Recognised nationally and internationally under the EU Habitats Directive, heather moorlands and the biodiversity they support are often listed as Special Areas of Conservation and Sites of Special Scientific Interest. At present, purple moor grass dominates the landscape at our site Bwclh Corog, a species that favours poorly drained, acidic soil. As conditions improve, we expect to see this revert to heather moorland, improving biodiversity of the site and complementing the two existing heather moorland SSSI’s close by.
Moorland is a blanket term, encompassing the patchwork of smaller habitats within, each microhabitat playing host to different species. Tall and dense, protective heather is favoured by the hen harrier for nesting, the thick vegetation a protection from the capricious elements of the British Isles, as well as from predators to their hatchlings, such as the red fox. Other bird species, such as the merlin, short-eared owl and red grouse need this essential cover too, as well as small mammals like mice and field voles, and reptiles like lizards, slowworms and adders.
Exposed areas of moorland are favoured by the golden plover, lapwing and curlew. Damp, boggy moorland areas attract wading birds like snipes and redshanks, and also support sphagnum mosses and in turn dragonflies, crane flies and other semi-aquatic insects. As the seasons turn, the main players of moorland habitats come and go. The hardy red grouse can overwinter here, and as spring hales in the warmer weather, wading birds come to nest.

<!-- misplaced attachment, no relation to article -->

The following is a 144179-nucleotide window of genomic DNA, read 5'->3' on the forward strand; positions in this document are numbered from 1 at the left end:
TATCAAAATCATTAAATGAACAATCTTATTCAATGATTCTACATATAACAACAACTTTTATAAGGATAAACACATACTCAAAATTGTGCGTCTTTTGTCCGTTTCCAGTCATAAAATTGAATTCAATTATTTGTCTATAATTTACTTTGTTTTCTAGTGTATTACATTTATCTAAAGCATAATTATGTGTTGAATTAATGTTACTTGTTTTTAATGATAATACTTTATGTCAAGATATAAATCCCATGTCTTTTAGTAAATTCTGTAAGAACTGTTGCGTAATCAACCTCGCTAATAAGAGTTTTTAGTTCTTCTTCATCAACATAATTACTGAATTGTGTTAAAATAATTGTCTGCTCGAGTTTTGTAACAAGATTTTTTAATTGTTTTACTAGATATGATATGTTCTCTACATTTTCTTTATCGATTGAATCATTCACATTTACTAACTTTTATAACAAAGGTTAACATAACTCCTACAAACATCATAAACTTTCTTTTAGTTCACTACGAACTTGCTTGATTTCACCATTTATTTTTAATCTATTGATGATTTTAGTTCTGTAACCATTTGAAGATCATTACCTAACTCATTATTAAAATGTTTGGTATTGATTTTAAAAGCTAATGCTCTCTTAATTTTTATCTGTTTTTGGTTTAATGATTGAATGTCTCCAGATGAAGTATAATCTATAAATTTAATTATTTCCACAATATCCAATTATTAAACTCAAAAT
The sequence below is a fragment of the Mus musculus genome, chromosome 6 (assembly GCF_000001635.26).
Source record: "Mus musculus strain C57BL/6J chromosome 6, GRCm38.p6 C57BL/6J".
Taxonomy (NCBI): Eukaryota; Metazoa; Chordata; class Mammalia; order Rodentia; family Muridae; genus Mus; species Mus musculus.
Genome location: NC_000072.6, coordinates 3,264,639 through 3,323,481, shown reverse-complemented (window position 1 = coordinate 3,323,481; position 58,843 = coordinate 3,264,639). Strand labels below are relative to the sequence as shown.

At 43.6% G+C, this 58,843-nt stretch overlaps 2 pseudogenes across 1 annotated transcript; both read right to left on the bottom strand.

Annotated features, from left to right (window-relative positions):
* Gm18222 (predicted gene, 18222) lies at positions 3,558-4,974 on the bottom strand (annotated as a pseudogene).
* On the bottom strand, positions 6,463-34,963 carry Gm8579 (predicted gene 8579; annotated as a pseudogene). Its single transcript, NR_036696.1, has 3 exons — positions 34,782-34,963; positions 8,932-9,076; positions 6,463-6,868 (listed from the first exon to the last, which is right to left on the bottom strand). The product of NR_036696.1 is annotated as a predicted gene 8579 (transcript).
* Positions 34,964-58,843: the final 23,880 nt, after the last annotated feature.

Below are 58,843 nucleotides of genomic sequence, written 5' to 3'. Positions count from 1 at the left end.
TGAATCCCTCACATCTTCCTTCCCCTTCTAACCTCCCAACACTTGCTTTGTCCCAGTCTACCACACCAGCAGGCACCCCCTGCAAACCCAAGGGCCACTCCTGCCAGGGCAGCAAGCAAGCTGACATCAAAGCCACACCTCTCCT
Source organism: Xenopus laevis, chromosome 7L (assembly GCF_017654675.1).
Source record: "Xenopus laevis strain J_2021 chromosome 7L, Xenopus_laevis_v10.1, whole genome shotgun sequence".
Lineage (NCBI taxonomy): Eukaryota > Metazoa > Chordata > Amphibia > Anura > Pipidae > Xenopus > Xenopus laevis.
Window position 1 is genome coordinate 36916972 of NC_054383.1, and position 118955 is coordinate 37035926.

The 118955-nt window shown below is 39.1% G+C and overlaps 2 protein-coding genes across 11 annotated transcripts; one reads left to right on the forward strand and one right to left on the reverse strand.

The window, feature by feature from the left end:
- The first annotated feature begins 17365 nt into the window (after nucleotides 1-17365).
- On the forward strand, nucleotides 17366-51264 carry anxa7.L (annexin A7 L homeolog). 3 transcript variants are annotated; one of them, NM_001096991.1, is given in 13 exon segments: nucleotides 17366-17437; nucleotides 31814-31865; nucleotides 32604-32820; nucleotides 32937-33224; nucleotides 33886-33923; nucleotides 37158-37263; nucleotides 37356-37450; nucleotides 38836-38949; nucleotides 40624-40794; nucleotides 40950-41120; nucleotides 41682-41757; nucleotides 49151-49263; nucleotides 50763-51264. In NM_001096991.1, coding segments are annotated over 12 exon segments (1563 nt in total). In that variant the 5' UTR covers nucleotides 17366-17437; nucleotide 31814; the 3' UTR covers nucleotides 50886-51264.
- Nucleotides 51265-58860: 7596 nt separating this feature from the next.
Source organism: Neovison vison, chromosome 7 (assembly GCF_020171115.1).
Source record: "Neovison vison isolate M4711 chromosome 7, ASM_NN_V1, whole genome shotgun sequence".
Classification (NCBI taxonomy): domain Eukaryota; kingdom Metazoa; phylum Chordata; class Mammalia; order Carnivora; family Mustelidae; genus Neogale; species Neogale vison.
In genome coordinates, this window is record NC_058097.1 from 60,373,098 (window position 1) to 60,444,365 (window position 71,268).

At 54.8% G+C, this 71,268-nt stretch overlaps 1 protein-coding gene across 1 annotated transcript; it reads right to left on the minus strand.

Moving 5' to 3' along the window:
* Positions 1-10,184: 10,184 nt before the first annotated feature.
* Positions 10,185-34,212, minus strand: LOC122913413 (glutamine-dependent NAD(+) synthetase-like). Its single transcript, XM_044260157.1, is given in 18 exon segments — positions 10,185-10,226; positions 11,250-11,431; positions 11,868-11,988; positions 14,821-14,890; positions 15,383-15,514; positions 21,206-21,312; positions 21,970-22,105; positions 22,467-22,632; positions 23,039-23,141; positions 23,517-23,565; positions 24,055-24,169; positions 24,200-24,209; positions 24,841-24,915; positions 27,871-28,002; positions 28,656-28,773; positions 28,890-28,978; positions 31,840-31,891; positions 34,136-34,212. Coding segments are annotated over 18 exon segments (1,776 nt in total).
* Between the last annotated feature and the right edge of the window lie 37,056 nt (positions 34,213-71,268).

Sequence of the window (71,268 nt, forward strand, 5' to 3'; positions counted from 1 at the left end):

The purple flush of heather moorland is accompanied by a rich chorus of colourful flora all year round. Wildflowers adorn moorland heath in spring: marsh violets, bell heather and rosebay willow herb are just a few species that attract butterflies and other vital pollinators. The list of plants common to moors is extensive and range from cloudy drifts of cotton grass to the insectivorous and sticky-leafed sundew.
Moorland is a natural reservoir. Upland areas receive the highest concentration of rainfall which is sponged up by the mossy moorland before being trickled back into rivers and streams, an important, natural control that helps prevent flooding. Blanket bog, or blanket mire, is a peatland habitat that develops in cool areas with heavy rainfall. Waterlogged ground, fed by rainwater, allows accumulation of plant remains, eventually forming deep peat that covers, or ‘blankets’, large stretches of land. Peat is often exploited for horticultural purposes, and in poorly managed sites peat is affected by drainage and rainfall. As it forms over about 5000 years, it is irreplaceable, as well as being an important carbon absorber. Sphagnum mosses abundant in moorland are also essential carbon traps. Beautiful, vital, and teeming with life, patches of moorland will be present at Cambrian Wildwood, a haven for the diverse populace of this dynamic habitat.